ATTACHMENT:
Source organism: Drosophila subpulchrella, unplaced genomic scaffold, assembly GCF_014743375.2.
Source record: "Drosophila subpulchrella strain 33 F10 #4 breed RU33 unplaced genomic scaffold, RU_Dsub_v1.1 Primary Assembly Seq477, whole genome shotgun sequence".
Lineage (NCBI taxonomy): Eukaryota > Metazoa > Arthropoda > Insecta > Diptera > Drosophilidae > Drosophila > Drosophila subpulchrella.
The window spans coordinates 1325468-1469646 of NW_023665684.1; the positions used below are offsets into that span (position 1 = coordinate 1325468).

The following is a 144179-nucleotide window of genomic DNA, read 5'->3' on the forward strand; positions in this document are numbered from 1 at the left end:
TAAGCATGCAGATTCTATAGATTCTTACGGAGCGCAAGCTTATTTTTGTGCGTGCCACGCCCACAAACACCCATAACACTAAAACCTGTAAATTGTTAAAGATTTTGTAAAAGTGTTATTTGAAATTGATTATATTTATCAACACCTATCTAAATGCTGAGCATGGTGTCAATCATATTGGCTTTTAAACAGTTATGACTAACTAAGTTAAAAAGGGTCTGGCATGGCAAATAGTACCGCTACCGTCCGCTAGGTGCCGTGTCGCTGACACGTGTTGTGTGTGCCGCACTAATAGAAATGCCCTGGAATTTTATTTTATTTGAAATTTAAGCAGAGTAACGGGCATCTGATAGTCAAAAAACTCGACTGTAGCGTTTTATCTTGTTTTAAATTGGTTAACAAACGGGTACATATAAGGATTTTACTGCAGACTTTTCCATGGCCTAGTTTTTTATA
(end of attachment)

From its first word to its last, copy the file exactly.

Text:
Source organism: Drosophila subpulchrella, unplaced genomic scaffold, assembly GCF_014743375.2.
Source record: "Drosophila subpulchrella strain 33 F10 #4 breed RU33 unplaced genomic scaffold, RU_Dsub_v1.1 Primary Assembly Seq477, whole genome shotgun sequence".
Lineage (NCBI taxonomy): Eukaryota > Metazoa > Arthropoda > Insecta > Diptera > Drosophilidae > Drosophila > Drosophila subpulchrella.
The window spans coordinates 1325468-1469646 of NW_023665684.1; the positions used below are offsets into that span (position 1 = coordinate 1325468).

The following is a 144179-nucleotide window of genomic DNA, read 5'->3' on the forward strand; positions in this document are numbered from 1 at the left end:
TAAGCATGCAGATTCTATAGATTCTTACGGAGCGCAAGCTTATTTTTGTGCGTGCCACGCCCACAAACACCCATAACACTAAAACCTGTAAATTGTTAAAGATTTTGTAAAAGTGTTATTTGAAATTGATTATATTTATCAACACCTATCTAAATGCTGAGCATGGTGTCAATCATATTGGCTTTTAAACAGTTATGACTAACTAAGTTAAAAAGGGTCTGGCATGGCAAATAGTACCGCTACCGTCCGCTAGGTGCCGTGTCGCTGACACGTGTTGTGTGTGCCGCACTAATAGAAATGCCCTGGAATTTTATTTTATTTGAAATTTAAGCAGAGTAACGGGCATCTGATAGTCAAAAAACTCGACTGTAGCGTTTTATCTTGTTTTAAATTGGTTAACAAACGGGTACATATAAGGATTTTACTGCAGACTTTTCCATGGCCTAGTTTTTTATA